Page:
by Keith B. Phillips
Omicron (ο) Cetus, Mira (related to the words “miraculous”, and “ad-mire”, from Latin mirus, “wonderful”), is described as a deep garnet colored star located in the neck of the Whale or Sea-Monster. — The Constellation of Words
She was late, but he didn’t mind. It was pleasant to bask in the heat of the sun on the beach, listen to the waves crashing, and feel the light breeze whisk the occasional particle of sand across his face. The gulls honked overhead like a misdirected orchestra of bicycle horns, and all the while the surf crashed and hissed over the sand. Crashing and hissing, crashing and hissing, with the hissing being as though he could hear all the grains of sand colliding with each other as the sheets of foam and water withdrew, dragging themselves across the beach, and sliding seductively back into the vast sea beyond, as if beckoning him to follow.
Jason was tired, and this was a like salve to him. It soaked into his soul and healed him. Healed him from the steel of the city, from the sterilized and manufactured world that imprisoned him each day, from the chaos and noise. But here, there was only the crash and hiss. He breathed to the rhythm, and it lent strength to him. He felt restored by the sea, and Mira was right, the ocean had power that went beyond the physical.
“Hello.” A female voice, as if called into existence by his mere thought, sounded out.
He opened his eyes and squinted against the sun. She stood before him, catching some of those rays as they glowed through the thin flower-print dress that she wore, showing her curved and beautiful form as a cool shadow inside of a forge of glory. He stood up, admiring her long brown hair, which gleamed in the sun and cascaded over her shoulders. Her light hazel eyes sparkled brightly from the reflections on the waves about them. She was a vision; a beauty that took his breath away; a force of nature.
“Hi.” He breathed this nervously, not sure of himself, and treading into uncharted territory. He didn’t want to screw this up, and knew that he could do so very easily. She was a delicate sensible creature, and he felt like a clumsy giant with club limbs. “How are you?” He said lamely.
“I’m okay. Isn’t this wonderful? What an incredible place you live in. Everything is so bright and full of sounds.”
He nodded. “I was just thinking that myself. It’s a beautiful day.”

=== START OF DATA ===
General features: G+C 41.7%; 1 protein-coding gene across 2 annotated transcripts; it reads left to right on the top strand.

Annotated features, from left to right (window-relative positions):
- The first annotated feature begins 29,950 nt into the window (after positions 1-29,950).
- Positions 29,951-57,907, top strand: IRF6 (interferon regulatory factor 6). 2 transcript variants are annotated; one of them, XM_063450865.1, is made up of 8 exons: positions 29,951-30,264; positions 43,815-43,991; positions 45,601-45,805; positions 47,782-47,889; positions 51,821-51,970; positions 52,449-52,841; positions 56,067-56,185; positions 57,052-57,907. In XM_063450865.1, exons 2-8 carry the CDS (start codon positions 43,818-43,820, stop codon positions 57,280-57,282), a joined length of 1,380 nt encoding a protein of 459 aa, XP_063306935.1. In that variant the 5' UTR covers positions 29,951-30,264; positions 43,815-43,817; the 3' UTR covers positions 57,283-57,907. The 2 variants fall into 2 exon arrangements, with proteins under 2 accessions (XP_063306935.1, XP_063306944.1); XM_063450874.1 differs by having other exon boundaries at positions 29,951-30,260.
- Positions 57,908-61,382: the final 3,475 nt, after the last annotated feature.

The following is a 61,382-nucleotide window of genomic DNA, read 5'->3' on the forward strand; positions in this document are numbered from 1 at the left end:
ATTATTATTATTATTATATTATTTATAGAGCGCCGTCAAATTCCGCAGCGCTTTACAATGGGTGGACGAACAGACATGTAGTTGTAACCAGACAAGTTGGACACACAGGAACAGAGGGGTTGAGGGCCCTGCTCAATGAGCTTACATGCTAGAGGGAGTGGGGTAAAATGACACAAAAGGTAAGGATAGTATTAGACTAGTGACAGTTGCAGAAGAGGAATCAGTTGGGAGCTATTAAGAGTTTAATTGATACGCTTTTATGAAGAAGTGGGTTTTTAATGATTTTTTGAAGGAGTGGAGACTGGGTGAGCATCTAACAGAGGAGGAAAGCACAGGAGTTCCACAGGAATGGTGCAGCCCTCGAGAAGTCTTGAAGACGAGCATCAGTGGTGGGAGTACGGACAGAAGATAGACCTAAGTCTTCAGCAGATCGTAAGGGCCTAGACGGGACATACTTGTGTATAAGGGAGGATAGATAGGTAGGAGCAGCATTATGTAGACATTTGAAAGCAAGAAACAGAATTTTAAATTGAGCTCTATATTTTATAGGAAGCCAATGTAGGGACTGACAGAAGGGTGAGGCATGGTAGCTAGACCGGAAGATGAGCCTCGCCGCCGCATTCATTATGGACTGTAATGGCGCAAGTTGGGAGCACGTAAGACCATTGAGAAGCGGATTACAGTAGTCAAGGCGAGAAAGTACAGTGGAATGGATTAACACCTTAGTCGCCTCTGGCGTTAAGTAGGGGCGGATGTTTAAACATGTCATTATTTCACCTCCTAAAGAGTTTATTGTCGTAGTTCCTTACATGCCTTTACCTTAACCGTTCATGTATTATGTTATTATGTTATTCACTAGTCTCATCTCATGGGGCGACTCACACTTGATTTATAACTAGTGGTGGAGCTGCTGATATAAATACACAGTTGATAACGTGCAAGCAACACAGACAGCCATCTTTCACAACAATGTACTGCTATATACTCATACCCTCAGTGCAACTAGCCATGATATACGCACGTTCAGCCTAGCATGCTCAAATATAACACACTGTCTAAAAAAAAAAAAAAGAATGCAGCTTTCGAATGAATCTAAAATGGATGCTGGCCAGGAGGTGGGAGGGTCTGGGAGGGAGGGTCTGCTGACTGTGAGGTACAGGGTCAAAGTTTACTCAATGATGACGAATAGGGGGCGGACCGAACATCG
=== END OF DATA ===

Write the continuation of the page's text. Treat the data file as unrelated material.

She approached and circled around him, looking him in the eyes as she crossed around front. He’d gotten used to this familiar greeting and asked, “How’s your mother?”
“She’s still very ill. My…family is concerned, but say that it will pass.” Mira’s sunshine face fell into shadow.
“I’m sorry. Does anyone know what’s wrong with her?” She had slowed to stand before him and he now followed her customary greeting and circled around her.
“We’ve asked your doctor to take a look. He said that he will a bring a team tomorrow.”
“That’s good. I’m glad of that.” Jason smiled hoping to lift her spirits. “I’m sure they will find a way to help.”
“I’m not sure. The older ones in my family don’t trust them.”
Jason nodded. “That’s understandable. I wish it wasn’t like that.”
An awkward silence passed between them for a few heartbeats, and then Mira spoke. “It takes a long time to heal some things.”
“I’d like to think that we’re doing that—I mean, you and I.” He reached out and put a gentle hand on her bare shoulder. She startled at the touch, but then relaxed and smiled at him.
“Let’s sit and let the sun soak into us,” she suggested, and then sat down on the sand, taking his hand and pulling him down next to her. They sat there looking out into the waves. Far from the shore the spout of a whale blasted a white mist into the air. It surfaced and rolled its back in the water, breaching and plunging back down into the depths.
“Beautiful.” Jason breathed in wonder.
“Do you really think so?” Mira asked.
“More beautiful than anything that I’ve seen.” He said, turning and looking into her eyes.
“It feels really weird.” Mira averted her eyes from his. “What do you mean?”
“This extra space. It’s like someone opened a passage to another valley in my mind. I can think things that I’ve never thought before.”
“It’s the way that the implant works. You’ll get used to it. I’ve had mine for a over a five years now. I don’t even notice it anymore unless I think about it.”
“It’s all I ever think about now.”
“It makes you more like us.” Jason said.
“I know, and sometimes that scares me.”
“Because of what happened. Because of what you used to do to us.”
“And you’re worried that you might become like that?”
Jason shook his head. “No, that won’t happen.” He smiled. “You’re wiser than we are.”
The sound of running feet approached, and sand went dashing over them both. A young boy of about seven came skidding to a stop next to them, and jumped up and down.
“Mira! Mira!” He said bouncing around them.
“Ralph! Knock it off, you’re getting sand all over us.” Jason grumbled.